@31ectricPPC I don't have a lot of confidence in the remaining life of the hard drive. Like you said, it could already be dead from the travel it endured during shipping. Whatever time I get with it is a gift. I assume this drive doesn't have anything even closely resembling S.M.A.R.T. so there isn't a way to get any operational statistics on it.


Well-known member
You’d have to run a manual drive testing software, the drive itself has no reporting system beyond basic errors. SMART came to be in 95/96. As for the PSU, if no components are obviously burned, it could just be heat damage to the board caused by years of use. That shouldn’t be a big issue but you’ll want to at least recap the PSU at this point, if not swapping it out for a modern one.

Edit: whohoohoo! Don’t use acetone on a motherboard. I actually don’t know for sure if it will damage that kind of plastic, but I wouldn’t risk it. IPA is fine, you can even rinse it in the sink without issue as long as you dry it properly and bathe it in IPA to make sure none remains on the board. A nice spray of compressed air or a vacuum would be a good starting point though.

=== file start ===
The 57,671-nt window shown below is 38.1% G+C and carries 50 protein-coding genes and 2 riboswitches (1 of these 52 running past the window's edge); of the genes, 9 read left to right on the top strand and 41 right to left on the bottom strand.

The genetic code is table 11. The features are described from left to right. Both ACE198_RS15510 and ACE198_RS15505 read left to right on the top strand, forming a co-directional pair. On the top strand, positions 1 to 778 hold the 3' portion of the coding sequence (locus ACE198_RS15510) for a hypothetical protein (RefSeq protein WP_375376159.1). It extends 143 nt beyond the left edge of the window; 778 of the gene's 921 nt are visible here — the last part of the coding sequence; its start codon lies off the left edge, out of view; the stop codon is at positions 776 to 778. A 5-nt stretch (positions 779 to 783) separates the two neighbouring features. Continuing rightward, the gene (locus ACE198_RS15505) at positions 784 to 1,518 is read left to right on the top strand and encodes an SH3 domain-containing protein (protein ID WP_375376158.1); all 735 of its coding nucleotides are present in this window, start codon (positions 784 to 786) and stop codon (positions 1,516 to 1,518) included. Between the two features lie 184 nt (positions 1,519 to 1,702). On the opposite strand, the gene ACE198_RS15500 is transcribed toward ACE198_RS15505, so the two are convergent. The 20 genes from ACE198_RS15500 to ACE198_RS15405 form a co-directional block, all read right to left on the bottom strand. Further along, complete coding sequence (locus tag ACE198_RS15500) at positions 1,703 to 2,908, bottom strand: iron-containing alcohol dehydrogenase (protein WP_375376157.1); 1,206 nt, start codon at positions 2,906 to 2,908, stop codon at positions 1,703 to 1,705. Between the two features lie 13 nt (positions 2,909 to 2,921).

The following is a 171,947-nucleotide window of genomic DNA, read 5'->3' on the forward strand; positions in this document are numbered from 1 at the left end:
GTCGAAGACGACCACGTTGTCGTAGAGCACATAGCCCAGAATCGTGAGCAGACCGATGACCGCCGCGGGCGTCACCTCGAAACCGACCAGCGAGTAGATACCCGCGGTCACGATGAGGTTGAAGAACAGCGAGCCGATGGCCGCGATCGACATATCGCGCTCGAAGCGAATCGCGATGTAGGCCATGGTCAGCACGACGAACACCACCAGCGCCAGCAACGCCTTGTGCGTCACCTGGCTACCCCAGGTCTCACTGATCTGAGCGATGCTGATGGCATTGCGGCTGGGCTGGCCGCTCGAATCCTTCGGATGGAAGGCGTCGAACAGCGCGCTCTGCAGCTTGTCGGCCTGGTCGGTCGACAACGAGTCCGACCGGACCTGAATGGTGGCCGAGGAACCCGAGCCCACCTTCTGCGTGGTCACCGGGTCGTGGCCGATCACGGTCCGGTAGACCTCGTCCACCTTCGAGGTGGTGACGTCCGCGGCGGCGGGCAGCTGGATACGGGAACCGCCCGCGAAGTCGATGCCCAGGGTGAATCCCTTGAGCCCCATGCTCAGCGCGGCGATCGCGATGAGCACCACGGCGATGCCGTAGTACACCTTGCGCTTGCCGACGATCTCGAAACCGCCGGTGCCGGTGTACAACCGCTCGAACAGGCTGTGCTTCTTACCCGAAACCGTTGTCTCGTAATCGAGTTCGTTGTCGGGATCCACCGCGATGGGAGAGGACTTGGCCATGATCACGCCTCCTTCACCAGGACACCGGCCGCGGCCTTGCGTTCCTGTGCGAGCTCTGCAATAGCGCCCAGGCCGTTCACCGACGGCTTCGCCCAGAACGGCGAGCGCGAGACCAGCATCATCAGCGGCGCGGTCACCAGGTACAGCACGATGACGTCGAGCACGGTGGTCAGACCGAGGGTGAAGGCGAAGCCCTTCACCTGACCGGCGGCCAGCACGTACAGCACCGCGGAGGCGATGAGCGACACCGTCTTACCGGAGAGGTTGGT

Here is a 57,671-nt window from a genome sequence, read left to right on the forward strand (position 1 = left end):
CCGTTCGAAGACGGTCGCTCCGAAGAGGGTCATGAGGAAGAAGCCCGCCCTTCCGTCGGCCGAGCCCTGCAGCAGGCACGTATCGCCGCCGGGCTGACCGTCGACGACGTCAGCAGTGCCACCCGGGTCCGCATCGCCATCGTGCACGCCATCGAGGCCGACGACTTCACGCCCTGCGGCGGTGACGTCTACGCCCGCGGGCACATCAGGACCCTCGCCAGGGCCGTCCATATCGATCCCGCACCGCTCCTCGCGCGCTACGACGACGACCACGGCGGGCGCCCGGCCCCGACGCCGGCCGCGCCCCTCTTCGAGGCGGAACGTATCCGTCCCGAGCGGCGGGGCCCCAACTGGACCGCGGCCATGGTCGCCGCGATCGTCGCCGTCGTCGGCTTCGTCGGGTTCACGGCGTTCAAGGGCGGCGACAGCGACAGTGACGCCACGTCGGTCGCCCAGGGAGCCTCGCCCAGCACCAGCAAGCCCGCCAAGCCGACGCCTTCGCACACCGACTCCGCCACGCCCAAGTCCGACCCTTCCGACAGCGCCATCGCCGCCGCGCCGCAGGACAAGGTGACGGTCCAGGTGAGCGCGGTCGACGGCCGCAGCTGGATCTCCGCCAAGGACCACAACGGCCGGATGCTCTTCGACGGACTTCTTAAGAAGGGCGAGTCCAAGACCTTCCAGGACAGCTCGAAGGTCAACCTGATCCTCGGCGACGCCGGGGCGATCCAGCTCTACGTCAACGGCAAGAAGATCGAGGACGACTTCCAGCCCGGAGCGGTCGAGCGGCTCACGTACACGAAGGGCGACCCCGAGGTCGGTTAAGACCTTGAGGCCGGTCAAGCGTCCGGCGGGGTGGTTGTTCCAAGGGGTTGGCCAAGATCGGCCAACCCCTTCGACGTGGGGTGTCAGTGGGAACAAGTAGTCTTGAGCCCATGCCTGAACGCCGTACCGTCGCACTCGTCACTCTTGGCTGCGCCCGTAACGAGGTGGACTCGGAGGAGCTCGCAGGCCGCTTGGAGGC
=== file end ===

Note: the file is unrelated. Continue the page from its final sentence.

Well-known member
No to acetone! Just a good compress will get most of it off, with manual brushing the rest. IPA using a soft toothbrush on the "mystery area"


Well-known member
The machine is absolutely filthy
:oops: You definitely need to add it to this...
...welcome to the club! :)


Well-known member
That drive is going to be dead anyway, nearly all the Quantums are due to degraded rubber bumpers that get the heads stuck. Some can be fixed, others can't.

I don't have a lot of confidence in the remaining life of the hard drive. Like you said, it could already be dead from the travel it endured during shipping.
Don't assume the drive is near death, none of my quantums are dead. I think it depends a little on the local conditions.


Well-known member
Wow, that's some good dust!

Could I sponge it down with acetone or 90% alcohol or anything else?